To say that a person deserves to die is tantamount to taking justice into one’s own hands and becoming judge, jury and executioner all in one. It is to signify that one has attained the status of a God, able to smite the unworthy and the unjust upon whim. Many people have tried to play this role; Hitler, Stalin and numerous other vigilantes, each convinced that they had the right to take the life of another because of some so-called higher purpose.
It is also plain to see how most, if not all, of these people turned out. Not one of these people lived happily ever after and all of their stories ended in tragedy, much like Hamlet. In anger, frustration, jealousy or hatred, an individual is robbed of most of his senses and perhaps the most important of all, common sense. Polonius was not the most likeable character in the play Hamlet and neither was he a saint but neither was Hamlet.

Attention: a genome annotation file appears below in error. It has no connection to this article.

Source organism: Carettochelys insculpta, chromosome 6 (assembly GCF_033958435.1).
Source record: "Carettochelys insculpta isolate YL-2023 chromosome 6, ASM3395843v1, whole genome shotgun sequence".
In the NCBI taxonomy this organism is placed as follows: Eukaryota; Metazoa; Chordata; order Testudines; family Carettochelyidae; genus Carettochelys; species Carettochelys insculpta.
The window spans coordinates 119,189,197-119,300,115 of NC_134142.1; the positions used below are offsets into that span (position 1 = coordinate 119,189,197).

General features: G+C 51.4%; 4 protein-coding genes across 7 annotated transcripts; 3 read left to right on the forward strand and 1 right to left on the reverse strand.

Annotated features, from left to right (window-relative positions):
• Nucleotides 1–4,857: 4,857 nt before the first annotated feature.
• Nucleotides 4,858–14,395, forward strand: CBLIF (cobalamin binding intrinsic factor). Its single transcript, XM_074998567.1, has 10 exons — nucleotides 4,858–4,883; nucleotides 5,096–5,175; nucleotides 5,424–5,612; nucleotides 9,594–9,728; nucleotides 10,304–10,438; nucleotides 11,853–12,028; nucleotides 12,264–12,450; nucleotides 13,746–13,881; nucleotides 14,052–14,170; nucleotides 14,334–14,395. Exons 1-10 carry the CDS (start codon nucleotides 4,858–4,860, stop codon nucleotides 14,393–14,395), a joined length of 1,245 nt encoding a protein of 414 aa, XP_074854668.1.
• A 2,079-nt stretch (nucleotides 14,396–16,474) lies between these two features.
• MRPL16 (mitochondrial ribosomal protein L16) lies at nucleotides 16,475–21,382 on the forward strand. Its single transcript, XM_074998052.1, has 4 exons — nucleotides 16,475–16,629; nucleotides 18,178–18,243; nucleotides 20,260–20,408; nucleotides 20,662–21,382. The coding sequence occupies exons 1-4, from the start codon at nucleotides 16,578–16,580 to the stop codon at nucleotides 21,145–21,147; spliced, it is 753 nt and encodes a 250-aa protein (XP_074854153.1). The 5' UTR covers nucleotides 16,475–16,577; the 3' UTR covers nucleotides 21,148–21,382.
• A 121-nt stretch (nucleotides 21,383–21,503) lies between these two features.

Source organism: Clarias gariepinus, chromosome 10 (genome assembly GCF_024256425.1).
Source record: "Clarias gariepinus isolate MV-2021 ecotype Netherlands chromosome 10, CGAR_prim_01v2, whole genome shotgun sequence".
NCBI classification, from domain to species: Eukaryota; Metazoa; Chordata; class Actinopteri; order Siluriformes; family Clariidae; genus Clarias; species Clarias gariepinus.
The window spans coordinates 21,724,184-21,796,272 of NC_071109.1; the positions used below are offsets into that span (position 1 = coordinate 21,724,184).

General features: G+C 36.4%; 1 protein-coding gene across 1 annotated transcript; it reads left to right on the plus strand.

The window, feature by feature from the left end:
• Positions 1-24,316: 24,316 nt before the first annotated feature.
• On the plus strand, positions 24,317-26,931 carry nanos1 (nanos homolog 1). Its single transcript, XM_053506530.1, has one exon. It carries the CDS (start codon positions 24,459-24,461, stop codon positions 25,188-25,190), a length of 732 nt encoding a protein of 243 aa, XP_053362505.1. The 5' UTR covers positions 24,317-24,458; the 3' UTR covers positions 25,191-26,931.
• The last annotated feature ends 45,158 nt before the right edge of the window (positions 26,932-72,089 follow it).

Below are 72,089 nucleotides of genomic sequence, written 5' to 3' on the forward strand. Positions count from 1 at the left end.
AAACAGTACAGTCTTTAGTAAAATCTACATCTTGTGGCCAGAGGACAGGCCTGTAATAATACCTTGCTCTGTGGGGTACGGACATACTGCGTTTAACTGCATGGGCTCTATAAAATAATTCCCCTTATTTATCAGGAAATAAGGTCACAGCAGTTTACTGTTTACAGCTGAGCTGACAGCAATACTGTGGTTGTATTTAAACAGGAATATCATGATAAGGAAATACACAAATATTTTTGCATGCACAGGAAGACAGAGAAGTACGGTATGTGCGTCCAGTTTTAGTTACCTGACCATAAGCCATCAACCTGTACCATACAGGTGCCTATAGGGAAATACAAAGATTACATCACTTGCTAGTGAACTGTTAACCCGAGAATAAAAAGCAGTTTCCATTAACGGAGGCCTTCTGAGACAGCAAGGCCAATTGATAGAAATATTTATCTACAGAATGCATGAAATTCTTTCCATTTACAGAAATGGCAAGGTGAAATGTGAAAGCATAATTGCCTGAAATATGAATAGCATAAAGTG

In Act I, Scene iii, line 96, Polonius says to Ophelia, “You do not understand yourself so clearly as it behooves my daughter and your honor”. While this line clearly shows the hypocrisy of Polonius and reveals his lack of heart and honor, it cannot be said, even in the face of Polonius’ disloyalty, that he deserved to die. Disloyalty was a crime punishable by death but under the current circumstances such a sentence cannot be justified. Loyalty is earned and the actions of Hamlet are hardly those that earn one the loyalty and respect of man.
In the immortal words of Jesus Christ, “Let him without sin cast the first stone. ” While we all may be past throwing stones at each other, it may be important to learn to trust the justice system. It may not always be effective but at least it prevents us from making the bigger sin of condemning an innocent man to death. This is not to say that Polonius was not without sin but then again who are we to judge when we are sinners ourselves.